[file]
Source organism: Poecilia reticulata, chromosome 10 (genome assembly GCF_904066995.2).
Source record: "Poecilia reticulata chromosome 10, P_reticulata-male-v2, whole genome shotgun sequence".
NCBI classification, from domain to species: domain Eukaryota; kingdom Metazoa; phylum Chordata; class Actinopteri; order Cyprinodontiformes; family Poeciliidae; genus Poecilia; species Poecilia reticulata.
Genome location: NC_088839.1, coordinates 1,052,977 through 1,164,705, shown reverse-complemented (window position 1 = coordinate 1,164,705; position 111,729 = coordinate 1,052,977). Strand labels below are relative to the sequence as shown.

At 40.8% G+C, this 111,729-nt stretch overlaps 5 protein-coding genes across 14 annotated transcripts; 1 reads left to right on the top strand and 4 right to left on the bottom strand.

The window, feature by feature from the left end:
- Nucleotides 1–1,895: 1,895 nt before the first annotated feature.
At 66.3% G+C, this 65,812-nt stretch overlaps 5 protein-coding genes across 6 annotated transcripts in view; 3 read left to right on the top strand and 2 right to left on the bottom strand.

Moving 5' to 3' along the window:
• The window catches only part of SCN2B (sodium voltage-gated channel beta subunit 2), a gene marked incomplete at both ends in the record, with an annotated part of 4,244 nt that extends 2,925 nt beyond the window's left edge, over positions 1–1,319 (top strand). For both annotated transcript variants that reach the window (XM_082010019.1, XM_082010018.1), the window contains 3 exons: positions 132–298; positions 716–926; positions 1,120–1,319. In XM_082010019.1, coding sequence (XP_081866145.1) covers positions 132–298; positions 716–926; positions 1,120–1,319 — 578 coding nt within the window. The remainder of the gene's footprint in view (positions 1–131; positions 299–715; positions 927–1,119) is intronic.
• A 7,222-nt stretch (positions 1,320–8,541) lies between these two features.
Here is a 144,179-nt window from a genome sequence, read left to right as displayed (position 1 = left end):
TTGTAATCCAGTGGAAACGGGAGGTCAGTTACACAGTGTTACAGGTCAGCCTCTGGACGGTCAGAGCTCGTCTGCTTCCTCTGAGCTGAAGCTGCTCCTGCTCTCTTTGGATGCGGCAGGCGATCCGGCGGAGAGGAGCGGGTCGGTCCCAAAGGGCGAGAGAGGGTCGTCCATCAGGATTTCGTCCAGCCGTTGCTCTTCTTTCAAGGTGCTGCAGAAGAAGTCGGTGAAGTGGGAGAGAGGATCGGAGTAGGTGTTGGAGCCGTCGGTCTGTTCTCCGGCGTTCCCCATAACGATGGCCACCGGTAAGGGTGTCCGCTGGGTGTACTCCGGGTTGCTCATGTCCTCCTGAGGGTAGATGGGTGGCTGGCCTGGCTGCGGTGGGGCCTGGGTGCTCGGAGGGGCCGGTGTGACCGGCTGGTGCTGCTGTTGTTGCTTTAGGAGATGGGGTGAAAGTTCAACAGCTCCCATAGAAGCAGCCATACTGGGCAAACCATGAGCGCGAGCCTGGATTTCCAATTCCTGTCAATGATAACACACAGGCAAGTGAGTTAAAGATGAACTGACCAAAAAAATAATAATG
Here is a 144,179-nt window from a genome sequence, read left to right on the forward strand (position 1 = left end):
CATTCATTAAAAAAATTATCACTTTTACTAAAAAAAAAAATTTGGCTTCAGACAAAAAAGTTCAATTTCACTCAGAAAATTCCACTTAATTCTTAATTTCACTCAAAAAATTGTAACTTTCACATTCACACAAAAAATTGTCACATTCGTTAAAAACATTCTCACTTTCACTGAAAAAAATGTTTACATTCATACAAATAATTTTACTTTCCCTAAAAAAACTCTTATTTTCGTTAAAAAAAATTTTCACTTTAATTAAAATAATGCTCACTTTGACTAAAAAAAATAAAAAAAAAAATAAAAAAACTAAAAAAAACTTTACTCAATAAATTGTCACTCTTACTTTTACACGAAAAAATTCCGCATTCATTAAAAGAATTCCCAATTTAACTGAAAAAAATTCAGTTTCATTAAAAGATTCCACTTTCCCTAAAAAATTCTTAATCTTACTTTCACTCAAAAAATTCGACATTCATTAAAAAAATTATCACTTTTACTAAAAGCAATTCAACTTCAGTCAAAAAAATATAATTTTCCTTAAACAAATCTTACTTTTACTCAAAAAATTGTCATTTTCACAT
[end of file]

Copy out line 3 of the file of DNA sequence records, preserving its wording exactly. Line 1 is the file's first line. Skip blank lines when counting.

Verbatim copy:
NCBI classification, from domain to species: domain Eukaryota; kingdom Metazoa; phylum Chordata; class Actinopteri; order Cyprinodontiformes; family Poeciliidae; genus Poecilia; species Poecilia reticulata.